The first Renault Kangoo (1997) is now old enough to be a bit of vintage street furniture.
You can tell this is series 1 Kangoo because of the fun and slightly incongruent indicator lamps. Renault once had a bit of a habit of putting in one design feature that caused you to look a second time, decide initially you didn’t much like it and then eventually make you come around to the idea it was probably okay after all. At that point Renault would of course have excised the troubling feature in a facelift. That is what happened to the Kangoo a few short years after launch. They did the same with the Mk II Laguna’s metallic moustache and the Modus (the entire car).
What ought to have happened with the Kangoo was that it should have remained unchanged for 15 years except for new paints and fabrics. Like the Berlingo and Transit Connect, these cars are not fashion items. The most kudos go not to the fickle follower of modes, but to the brand that can resist useless revisions for the longest time in the right product sector.
Some of the business is high turnover (the C-class or Megane) and some is low volume-high turnover (any sportscar that is not an MX-5) and and some is moderate turnover (like the Kangoo), less frequent re-workings balance with steady sales over a longer period.
The current Kangoo (the year is 2022, dear reader) dates from 2007 and seems to be attempting what the first one didn’t, which is a long product cycle. I hope it can make it 2027 when we can celebrate it with a big, week long festival of articles.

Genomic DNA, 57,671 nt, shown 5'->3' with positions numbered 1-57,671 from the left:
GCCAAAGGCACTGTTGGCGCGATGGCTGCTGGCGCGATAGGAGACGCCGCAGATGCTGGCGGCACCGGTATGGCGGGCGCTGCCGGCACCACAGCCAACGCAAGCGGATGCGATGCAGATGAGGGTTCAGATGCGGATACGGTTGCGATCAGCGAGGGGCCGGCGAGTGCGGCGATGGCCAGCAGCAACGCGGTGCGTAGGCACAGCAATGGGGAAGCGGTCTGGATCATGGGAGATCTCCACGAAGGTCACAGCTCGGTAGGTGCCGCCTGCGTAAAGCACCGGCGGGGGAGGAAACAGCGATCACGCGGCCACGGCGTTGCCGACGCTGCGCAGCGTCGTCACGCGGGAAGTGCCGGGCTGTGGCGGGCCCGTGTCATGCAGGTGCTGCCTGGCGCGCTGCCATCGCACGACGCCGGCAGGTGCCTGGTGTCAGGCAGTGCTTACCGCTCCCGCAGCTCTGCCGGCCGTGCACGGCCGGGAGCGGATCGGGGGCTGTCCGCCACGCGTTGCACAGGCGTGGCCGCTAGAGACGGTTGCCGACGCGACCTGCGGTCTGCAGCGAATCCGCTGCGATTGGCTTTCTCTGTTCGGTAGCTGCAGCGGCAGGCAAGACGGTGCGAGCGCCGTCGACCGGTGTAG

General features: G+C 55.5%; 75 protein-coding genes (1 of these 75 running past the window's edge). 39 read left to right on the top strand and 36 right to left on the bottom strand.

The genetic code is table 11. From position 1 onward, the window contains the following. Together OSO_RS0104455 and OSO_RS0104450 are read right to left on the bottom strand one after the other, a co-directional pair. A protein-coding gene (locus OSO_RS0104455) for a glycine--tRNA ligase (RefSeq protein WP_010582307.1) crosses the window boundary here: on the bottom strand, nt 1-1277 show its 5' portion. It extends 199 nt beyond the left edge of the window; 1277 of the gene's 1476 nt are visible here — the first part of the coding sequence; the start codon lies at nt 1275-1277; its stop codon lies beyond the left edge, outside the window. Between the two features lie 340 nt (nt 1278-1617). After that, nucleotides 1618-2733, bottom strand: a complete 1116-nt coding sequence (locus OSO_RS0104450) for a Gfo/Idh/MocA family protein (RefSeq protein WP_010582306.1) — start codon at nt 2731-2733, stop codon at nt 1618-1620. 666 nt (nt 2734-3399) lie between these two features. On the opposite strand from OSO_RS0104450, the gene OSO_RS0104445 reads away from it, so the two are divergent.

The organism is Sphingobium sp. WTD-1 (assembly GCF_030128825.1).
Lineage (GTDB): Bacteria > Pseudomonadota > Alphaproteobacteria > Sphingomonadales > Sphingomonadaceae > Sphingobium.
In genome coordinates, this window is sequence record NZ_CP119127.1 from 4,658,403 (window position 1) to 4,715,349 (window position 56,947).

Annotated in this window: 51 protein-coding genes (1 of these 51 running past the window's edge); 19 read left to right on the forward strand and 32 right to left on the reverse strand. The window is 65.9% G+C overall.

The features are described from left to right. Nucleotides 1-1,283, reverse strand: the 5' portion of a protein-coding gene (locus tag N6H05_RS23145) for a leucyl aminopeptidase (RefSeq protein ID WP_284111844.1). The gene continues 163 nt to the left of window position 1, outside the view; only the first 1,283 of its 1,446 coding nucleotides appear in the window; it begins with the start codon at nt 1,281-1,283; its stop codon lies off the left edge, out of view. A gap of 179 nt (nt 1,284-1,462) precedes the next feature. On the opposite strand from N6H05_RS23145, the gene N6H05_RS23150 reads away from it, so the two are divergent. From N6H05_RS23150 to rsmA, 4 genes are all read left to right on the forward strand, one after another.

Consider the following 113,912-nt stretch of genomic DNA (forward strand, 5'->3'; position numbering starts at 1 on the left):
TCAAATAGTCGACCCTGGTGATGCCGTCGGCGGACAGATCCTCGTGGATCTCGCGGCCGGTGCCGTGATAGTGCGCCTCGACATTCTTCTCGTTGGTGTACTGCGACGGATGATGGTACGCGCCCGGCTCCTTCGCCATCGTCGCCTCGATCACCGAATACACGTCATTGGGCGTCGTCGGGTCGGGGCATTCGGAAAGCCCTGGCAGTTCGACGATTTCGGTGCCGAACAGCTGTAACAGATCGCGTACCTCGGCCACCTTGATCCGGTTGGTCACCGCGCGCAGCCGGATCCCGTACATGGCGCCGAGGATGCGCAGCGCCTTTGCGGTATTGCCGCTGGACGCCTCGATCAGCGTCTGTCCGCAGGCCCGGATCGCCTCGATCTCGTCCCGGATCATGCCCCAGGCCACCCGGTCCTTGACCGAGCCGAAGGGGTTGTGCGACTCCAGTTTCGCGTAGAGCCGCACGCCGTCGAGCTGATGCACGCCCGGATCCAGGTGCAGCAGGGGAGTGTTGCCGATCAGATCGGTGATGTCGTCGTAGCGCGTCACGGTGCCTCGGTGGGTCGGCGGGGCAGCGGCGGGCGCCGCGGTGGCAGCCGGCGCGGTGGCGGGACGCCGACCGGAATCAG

Out of this market a few of the Kangoo’s peers have departed. Opel’s entrant is a bit of badge engineering. Mercedes once had a lovely thing called the Vaneo which has been superceded by the delightful and compelling Citan (and is evidently a shameless rip off of the Kangoo). VW, bless them, are still churning out Caddies though, and Fiat still make Doblos.
I have to say that the current crop seem alarmingly less diverse in character and appearance than the flock of 1997. Some of it is in the inevitable platform-sharing and badge engineering. Most of the effect comes down to a wilfully indistinct application of styling mousse to the designs. I had to double check a few of the names I dug out here to be sure they were not just badge-swapped common bodies (step forward Benz).
This list offers a brief overview of the field and you can see how all the vans are aspiring to be more car-like. The charm of the Kangoo back in 1997 was its un-car-likeness. And the same goes for the Transit Connect of a little later. If you are used to driving a car, the switch to a light van is something of a relief, like getting out sports clothes and into your favourite elastic-waisted jogging trousers. You can lounge about in these cars and rattle down lumpy roads with a carefree smile. These vehicles laugh at dirt and dents and go willingly to the scrapyard at 300,000 miles with your conscience in the clear.